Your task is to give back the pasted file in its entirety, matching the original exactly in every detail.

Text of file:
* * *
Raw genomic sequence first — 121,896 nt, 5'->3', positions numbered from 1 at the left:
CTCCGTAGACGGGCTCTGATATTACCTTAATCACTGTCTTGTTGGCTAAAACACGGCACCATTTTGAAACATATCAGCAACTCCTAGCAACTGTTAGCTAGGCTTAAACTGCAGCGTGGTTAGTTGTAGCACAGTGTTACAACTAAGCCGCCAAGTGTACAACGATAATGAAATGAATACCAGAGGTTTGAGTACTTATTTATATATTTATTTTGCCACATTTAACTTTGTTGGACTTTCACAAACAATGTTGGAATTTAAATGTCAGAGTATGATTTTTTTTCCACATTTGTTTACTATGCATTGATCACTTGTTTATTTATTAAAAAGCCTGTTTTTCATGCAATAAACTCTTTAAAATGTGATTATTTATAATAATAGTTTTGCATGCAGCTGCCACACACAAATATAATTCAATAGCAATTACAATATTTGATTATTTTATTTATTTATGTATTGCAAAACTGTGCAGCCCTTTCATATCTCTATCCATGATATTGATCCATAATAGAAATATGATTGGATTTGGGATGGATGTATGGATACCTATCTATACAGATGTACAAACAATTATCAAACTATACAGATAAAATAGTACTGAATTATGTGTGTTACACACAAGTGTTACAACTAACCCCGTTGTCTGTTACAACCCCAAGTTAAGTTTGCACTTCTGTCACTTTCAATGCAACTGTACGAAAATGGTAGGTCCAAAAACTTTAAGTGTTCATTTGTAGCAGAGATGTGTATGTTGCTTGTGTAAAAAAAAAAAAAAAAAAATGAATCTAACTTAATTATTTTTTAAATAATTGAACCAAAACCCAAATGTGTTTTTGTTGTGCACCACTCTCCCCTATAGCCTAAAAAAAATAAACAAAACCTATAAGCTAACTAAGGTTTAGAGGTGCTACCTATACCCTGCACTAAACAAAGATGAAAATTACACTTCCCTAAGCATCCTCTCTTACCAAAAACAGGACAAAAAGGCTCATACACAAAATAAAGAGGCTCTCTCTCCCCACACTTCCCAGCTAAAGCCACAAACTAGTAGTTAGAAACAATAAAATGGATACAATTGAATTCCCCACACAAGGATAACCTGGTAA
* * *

Raw genomic sequence first — 121,896 nt, 5'->3', positions numbered from 1 at the left:
CTCCGTAGACGGGCTCTGATATTACCTTAATCACTGTCTTGTTGGCTAAAACACGGCACCATTTTGAAACATATCAGCAACTCCTAGCAACTGTTAGCTAGGCTTAAACTGCAGCGTGGTTAGTTGTAGCACAGTGTTACAACTAAGCCGCCAAGTGTACAACGATAATGAAATGAATACCAGAGGTTTGAGTACTTATTTATATATTTATTTTGCCACATTTAACTTTGTTGGACTTTCACAAACAATGTTGGAATTTAAATGTCAGAGTATGATTTTTTTTCCACATTTGTTTACTATGCATTGATCACTTGTTTATTTATTAAAAAGCCTGTTTTTCATGCAATAAACTCTTTAAAATGTGATTATTTATAATAATAGTTTTGCATGCAGCTGCCACACACAAATATAATTCAATAGCAATTACAATATTTGATTATTTTATTTATTTATGTATTGCAAAACTGTGCAGCCCTTTCATATCTCTATCCATGATATTGATCCATAATAGAAATATGATTGGATTTGGGATGGATGTATGGATACCTATCTATACAGATGTACAAACAATTATCAAACTATACAGATAAAATAGTACTGAATTATGTGTGTTACACACAAGTGTTACAACTAACCCCGTTGTCTGTTACAACCCCAAGTTAAGTTTGCACTTCTGTCACTTTCAATGCAACTGTACGAAAATGGTAGGTCCAAAAACTTTAAGTGTTCATTTGTAGCAGAGATGTGTATGTTGCTTGTGTAAAAAAAAAAAAAAAAAAATGAATCTAACTTAATTATTTTTTAAATAATTGAACCAAAACCCAAATGTGTTTTTGTTGTGCACCACTCTCCCCTATAGCCTAAAAAAAATAAACAAAACCTATAAGCTAACTAAGGTTTAGAGGTGCTACCTATACCCTGCACTAAACAAAGATGAAAATTACACTTCCCTAAGCATCCTCTCTTACCAAAAACAGGACAAAAAGGCTCATACACAAAATAAAGAGGCTCTCTCTCCCCACACTTCCCAGCTAAAGCCACAAACTAGTAGTTAGAAACAATAAAATGGATACAATTGAATTCCCCACACAAGGATAACCTGGTAA